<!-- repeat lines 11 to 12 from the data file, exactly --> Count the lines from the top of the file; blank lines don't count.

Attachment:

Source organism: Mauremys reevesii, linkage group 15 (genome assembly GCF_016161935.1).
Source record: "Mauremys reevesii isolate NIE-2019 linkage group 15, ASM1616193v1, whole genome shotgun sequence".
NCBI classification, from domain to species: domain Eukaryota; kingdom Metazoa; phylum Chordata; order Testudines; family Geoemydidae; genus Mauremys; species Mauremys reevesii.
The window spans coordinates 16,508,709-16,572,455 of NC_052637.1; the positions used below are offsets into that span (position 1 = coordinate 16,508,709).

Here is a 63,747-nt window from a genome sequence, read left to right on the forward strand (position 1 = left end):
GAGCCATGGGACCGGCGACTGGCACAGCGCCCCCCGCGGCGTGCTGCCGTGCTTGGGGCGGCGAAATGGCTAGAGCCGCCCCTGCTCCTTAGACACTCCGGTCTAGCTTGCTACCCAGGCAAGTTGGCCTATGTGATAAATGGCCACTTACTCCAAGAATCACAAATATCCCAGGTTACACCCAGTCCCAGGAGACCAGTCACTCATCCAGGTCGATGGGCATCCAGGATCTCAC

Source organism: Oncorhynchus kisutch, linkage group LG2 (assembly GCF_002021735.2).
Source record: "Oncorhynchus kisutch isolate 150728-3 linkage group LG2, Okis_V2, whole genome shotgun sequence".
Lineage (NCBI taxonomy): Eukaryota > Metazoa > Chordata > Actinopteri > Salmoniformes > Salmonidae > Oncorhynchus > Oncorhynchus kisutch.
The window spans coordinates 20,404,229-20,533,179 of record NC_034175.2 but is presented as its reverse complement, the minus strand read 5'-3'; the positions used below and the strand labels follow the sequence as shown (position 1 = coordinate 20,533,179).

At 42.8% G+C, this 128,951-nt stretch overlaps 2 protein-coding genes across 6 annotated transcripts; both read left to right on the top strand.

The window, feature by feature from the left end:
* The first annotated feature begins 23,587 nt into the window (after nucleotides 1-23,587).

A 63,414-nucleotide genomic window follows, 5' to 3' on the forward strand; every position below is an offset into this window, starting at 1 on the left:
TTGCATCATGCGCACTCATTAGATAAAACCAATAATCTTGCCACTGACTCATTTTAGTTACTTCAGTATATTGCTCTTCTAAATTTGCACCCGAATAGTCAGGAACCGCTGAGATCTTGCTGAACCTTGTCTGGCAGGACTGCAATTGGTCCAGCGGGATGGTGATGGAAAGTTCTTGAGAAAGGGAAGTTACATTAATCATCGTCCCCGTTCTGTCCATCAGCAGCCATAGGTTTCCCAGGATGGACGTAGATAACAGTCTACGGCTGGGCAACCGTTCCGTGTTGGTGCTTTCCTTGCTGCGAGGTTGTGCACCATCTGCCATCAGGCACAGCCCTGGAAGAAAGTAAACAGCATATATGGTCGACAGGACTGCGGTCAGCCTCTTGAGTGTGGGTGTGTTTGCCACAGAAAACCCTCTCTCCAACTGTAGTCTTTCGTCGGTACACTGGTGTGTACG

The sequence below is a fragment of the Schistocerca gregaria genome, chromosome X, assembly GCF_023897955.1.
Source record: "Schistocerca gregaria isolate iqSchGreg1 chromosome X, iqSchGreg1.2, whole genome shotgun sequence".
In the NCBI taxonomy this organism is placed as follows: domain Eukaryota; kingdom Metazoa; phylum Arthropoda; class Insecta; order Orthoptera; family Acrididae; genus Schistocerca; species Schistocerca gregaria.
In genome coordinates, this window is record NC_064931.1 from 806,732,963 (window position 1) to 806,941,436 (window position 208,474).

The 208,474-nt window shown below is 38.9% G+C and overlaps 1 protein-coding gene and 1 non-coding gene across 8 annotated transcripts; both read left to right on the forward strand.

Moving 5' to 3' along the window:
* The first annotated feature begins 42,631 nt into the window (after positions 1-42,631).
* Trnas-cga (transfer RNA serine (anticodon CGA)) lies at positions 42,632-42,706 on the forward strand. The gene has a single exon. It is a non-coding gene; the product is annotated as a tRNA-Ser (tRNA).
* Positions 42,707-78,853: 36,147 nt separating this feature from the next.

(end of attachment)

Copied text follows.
At 42.8% G+C, this 128,951-nt stretch overlaps 2 protein-coding genes across 6 annotated transcripts; both read left to right on the top strand.

The window, feature by feature from the left end: